Reduction of EArly mortaLITY in HIV-infected adults and children starting antiretroviral therapy
Can early mortality in those starting ART with severe immunodeficiency be reduced?
What was this study about?
A randomised controlled trial to investigate three methods to reduce early mortality in adults, adolescents and children aged 5 years or older starting antiretroviral therapy (ART) with severe immuno-deficiency.
The three methods are:
- increasing the potency of ART with a 12 week induction period using 4 antiretroviral (ARV) drugs from 3 classes (rather than standard 3 ARVs from 2 classes)
- augmented prophylaxis against opportunistic/bacterial infections and helminths for 12 weeks
- macronutrient intervention using ready-to-use supplementary food for 12 weeks.
What difference did this study make?
REALITY found there were more than three fewer deaths for every hundred people treated in the group who had the enhanced prophylaxis than the group who had standard cotrimoxazole prophylaxis. Enhanced prophylaxis reduced the risk of death by 25%. People in the enhanced prophylaxis group were also less likely to have severe AIDS illnesses, abnormal test results or require admission to hospital.
The drugs used in the enhanced prophylaxis package are all relatively low cost, costing less than $5 more than standard cotrimoxazole, per patient. Health economic analysis has found that the package is cost-effective in all the countries where the trial was carried out. The researchers are now recommending that people in Africa starting HIV treatment with low CD4 counts should be given enhanced prophylaxis for the first few weeks of treatment.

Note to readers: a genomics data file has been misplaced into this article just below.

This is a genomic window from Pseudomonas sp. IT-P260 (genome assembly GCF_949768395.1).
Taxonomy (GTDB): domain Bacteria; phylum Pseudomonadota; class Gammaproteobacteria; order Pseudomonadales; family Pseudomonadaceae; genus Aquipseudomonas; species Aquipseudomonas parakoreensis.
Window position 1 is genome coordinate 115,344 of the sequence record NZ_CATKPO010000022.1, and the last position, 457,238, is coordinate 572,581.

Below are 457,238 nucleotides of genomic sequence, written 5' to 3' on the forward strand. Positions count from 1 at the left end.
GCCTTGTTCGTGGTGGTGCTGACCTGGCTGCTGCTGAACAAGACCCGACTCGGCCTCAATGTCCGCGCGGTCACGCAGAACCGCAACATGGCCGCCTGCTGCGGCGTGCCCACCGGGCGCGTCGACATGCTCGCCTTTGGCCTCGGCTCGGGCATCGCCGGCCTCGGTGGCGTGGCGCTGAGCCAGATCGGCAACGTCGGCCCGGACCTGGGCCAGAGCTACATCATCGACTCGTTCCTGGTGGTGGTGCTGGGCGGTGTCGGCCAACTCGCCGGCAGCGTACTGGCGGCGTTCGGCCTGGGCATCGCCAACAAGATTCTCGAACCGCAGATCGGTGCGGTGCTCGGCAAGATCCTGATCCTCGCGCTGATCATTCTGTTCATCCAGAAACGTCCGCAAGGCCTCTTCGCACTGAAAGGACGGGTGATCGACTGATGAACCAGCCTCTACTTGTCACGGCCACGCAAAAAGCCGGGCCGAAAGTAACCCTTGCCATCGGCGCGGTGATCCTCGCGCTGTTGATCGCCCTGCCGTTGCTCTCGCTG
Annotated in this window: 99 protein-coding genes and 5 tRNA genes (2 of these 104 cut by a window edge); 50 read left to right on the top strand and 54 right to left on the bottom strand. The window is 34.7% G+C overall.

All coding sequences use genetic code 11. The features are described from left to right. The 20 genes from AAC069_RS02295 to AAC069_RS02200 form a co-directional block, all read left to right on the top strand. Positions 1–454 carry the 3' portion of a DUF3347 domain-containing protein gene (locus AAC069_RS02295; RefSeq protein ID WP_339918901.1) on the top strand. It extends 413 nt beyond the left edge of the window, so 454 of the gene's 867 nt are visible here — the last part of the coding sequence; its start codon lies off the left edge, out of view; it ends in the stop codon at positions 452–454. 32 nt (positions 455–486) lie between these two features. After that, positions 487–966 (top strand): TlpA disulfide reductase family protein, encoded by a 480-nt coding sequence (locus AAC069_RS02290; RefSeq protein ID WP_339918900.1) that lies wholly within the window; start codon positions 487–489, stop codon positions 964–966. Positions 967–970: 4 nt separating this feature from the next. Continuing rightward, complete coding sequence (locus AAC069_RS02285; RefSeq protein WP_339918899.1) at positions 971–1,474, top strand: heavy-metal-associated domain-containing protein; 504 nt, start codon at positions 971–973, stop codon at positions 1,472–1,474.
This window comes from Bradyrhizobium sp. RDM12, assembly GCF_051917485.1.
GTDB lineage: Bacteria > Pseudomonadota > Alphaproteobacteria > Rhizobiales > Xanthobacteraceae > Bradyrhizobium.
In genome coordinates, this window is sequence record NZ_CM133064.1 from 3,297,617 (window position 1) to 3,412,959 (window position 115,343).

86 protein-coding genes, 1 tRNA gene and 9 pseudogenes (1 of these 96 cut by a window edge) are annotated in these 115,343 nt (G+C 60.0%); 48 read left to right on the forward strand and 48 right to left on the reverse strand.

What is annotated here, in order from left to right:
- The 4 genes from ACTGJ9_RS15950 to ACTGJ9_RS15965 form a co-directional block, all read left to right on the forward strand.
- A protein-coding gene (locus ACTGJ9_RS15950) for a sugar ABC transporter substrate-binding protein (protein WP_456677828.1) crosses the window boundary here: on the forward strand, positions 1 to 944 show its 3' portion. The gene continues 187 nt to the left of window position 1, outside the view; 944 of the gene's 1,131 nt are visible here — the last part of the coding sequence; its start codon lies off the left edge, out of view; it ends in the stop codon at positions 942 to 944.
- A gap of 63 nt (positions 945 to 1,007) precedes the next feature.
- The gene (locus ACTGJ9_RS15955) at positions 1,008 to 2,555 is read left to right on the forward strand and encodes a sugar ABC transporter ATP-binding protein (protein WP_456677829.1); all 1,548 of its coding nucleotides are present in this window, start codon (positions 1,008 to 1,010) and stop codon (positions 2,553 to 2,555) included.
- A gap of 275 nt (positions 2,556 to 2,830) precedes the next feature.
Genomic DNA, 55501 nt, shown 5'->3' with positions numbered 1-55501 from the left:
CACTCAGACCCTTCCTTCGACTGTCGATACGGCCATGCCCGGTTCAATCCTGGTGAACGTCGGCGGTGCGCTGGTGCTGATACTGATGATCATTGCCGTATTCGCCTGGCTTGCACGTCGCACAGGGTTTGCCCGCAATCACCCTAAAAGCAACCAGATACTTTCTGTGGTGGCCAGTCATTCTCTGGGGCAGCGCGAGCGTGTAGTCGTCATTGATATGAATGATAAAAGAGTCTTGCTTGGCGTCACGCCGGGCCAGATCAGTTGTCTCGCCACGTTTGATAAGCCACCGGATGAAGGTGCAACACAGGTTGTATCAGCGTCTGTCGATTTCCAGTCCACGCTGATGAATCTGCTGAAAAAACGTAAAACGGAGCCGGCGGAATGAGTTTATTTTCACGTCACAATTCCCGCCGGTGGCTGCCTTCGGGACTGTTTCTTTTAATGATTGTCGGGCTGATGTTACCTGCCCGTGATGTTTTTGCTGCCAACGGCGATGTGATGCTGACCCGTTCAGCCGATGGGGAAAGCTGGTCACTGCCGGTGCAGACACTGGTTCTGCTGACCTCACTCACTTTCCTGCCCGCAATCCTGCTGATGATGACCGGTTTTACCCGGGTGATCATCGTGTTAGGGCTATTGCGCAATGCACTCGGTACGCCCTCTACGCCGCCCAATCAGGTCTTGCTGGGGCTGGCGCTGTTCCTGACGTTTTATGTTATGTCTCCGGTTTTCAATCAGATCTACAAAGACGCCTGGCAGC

REALITY found adding an extra ART drug for the first 12 weeks of treatment did not reduce deaths. People who the extra ART drug did have faster declines in HIV viral load, but there were no significant differences in deaths within 24 weeks of starting treatment. Nor were there differences in clinical disease progression or side-effects.
While the rapid reduction in viral loads did not lead to a reduction in deaths, it may have potential for reducing onward transmission of the disease. This might be particularly useful for women who are identified as HIV-infected during pregnancy, to prevent the virus being passed to their baby.
REALITY found that people in the group who received supplementary food gained about 1kg more weight than people in the group who did not receive supplementary food. But this increase in weight did not lead to improvements in grip strength, or reduce deaths. It also made no difference to how much virus people had in their blood.
These results suggest that, for adults without severe malnutrition, supplementary feeding is not necessary in addition to a healthy balanced diet for those initiating ART with very low CD4 counts. The ready-to-use supplementary food is relatively expensive, so it is useful to know that it is not universally needed for people without severe malnutrition.
Type of study
Who funded the study?
Department for International Development, UK (DFID), the Wellcome Trust and the Medical Research Council (MRC) UK. Additional funding support was provided by the PENTA foundation.
When did it take place?
Recruitment began in June 2013 and completed in April 2015. The last patient last visit was in March 2016.
Where did it take place?
Joint Clinical Research Centre (JCRC), Kampala, Uganda (Coordinating centre only – not recruiting patients); JCRC Fort Portal, Uganda; JCRC Mbarara, Uganda; JCRC Mbale, Uganda; JCRC Gulu, Uganda; University of Zimbabwe Clinical Research Centre (UZCRC), Harare, Zimbabwe; University of Malawi, Department of Medicine, Blantyre, Malawi; Moi University Clinical Research Centre (MUCRC), Eldoret, Kenya; KEMRI Wellcome Trust Centre, Kilifi, Kenya
Who was included?
1805 HIV-infected patients including adults, adolescents and children aged 5 years or older with low CD4 counts (<100 cells/mm3) about to initiate combination antiretroviral therapy (ART).
MRC CTU at UCL presenting at AIDS 2016
15 Jul 2016